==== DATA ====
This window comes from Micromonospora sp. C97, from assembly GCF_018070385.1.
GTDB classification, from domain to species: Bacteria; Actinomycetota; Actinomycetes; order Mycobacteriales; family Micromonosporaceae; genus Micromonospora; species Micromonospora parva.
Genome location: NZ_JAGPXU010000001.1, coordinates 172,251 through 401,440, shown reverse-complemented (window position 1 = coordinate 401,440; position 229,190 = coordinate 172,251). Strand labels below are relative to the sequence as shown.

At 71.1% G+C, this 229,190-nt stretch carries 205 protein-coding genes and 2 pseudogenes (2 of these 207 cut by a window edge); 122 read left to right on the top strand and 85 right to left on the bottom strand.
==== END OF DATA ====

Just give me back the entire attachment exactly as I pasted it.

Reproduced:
This window comes from Micromonospora sp. C97, from assembly GCF_018070385.1.
GTDB classification, from domain to species: Bacteria; Actinomycetota; Actinomycetes; order Mycobacteriales; family Micromonosporaceae; genus Micromonospora; species Micromonospora parva.
Genome location: NZ_JAGPXU010000001.1, coordinates 172,251 through 401,440, shown reverse-complemented (window position 1 = coordinate 401,440; position 229,190 = coordinate 172,251). Strand labels below are relative to the sequence as shown.

At 71.1% G+C, this 229,190-nt stretch carries 205 protein-coding genes and 2 pseudogenes (2 of these 207 cut by a window edge); 122 read left to right on the top strand and 85 right to left on the bottom strand.